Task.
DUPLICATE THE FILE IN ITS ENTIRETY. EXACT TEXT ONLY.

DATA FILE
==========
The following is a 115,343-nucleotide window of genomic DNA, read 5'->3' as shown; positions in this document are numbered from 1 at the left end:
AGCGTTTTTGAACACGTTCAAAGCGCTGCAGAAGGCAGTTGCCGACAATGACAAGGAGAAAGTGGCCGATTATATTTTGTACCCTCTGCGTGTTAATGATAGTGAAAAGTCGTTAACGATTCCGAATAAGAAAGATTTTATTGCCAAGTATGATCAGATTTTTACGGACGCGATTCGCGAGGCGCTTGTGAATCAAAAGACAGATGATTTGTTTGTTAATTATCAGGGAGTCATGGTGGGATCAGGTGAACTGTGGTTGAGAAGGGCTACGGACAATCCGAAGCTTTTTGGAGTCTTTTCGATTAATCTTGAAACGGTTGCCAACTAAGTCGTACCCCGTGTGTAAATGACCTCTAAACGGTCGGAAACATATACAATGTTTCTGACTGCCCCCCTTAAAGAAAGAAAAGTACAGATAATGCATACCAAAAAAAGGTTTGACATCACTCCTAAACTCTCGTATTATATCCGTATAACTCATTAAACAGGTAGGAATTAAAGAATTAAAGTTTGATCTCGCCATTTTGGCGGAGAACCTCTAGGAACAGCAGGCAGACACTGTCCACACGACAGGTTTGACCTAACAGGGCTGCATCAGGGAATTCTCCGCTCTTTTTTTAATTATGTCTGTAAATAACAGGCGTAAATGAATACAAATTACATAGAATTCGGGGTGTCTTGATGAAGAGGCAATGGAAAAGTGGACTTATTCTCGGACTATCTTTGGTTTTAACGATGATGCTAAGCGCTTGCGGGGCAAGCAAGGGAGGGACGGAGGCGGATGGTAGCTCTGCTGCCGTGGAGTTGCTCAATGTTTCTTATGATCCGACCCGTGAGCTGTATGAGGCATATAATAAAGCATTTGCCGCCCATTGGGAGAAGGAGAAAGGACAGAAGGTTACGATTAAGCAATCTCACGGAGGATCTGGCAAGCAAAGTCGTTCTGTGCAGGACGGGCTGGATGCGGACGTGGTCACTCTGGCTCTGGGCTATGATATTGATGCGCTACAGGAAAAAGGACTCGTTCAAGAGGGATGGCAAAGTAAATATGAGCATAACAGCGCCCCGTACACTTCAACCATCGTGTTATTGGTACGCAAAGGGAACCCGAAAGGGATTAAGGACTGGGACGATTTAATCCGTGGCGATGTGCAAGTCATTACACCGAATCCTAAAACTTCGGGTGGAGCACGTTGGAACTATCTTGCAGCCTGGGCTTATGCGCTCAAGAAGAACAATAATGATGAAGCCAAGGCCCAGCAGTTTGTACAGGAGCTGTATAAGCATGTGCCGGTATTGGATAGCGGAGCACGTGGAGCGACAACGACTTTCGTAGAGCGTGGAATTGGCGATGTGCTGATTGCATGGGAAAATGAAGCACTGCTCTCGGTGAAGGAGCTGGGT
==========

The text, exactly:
The following is a 115,343-nucleotide window of genomic DNA, read 5'->3' as shown; positions in this document are numbered from 1 at the left end:
AGCGTTTTTGAACACGTTCAAAGCGCTGCAGAAGGCAGTTGCCGACAATGACAAGGAGAAAGTGGCCGATTATATTTTGTACCCTCTGCGTGTTAATGATAGTGAAAAGTCGTTAACGATTCCGAATAAGAAAGATTTTATTGCCAAGTATGATCAGATTTTTACGGACGCGATTCGCGAGGCGCTTGTGAATCAAAAGACAGATGATTTGTTTGTTAATTATCAGGGAGTCATGGTGGGATCAGGTGAACTGTGGTTGAGAAGGGCTACGGACAATCCGAAGCTTTTTGGAGTCTTTTCGATTAATCTTGAAACGGTTGCCAACTAAGTCGTACCCCGTGTGTAAATGACCTCTAAACGGTCGGAAACATATACAATGTTTCTGACTGCCCCCCTTAAAGAAAGAAAAGTACAGATAATGCATACCAAAAAAAGGTTTGACATCACTCCTAAACTCTCGTATTATATCCGTATAACTCATTAAACAGGTAGGAATTAAAGAATTAAAGTTTGATCTCGCCATTTTGGCGGAGAACCTCTAGGAACAGCAGGCAGACACTGTCCACACGACAGGTTTGACCTAACAGGGCTGCATCAGGGAATTCTCCGCTCTTTTTTTAATTATGTCTGTAAATAACAGGCGTAAATGAATACAAATTACATAGAATTCGGGGTGTCTTGATGAAGAGGCAATGGAAAAGTGGACTTATTCTCGGACTATCTTTGGTTTTAACGATGATGCTAAGCGCTTGCGGGGCAAGCAAGGGAGGGACGGAGGCGGATGGTAGCTCTGCTGCCGTGGAGTTGCTCAATGTTTCTTATGATCCGACCCGTGAGCTGTATGAGGCATATAATAAAGCATTTGCCGCCCATTGGGAGAAGGAGAAAGGACAGAAGGTTACGATTAAGCAATCTCACGGAGGATCTGGCAAGCAAAGTCGTTCTGTGCAGGACGGGCTGGATGCGGACGTGGTCACTCTGGCTCTGGGCTATGATATTGATGCGCTACAGGAAAAAGGACTCGTTCAAGAGGGATGGCAAAGTAAATATGAGCATAACAGCGCCCCGTACACTTCAACCATCGTGTTATTGGTACGCAAAGGGAACCCGAAAGGGATTAAGGACTGGGACGATTTAATCCGTGGCGATGTGCAAGTCATTACACCGAATCCTAAAACTTCGGGTGGAGCACGTTGGAACTATCTTGCAGCCTGGGCTTATGCGCTCAAGAAGAACAATAATGATGAAGCCAAGGCCCAGCAGTTTGTACAGGAGCTGTATAAGCATGTGCCGGTATTGGATAGCGGAGCACGTGGAGCGACAACGACTTTCGTAGAGCGTGGAATTGGCGATGTGCTGATTGCATGGGAAAATGAAGCACTGCTCTCGGTGAAGGAGCTGGGT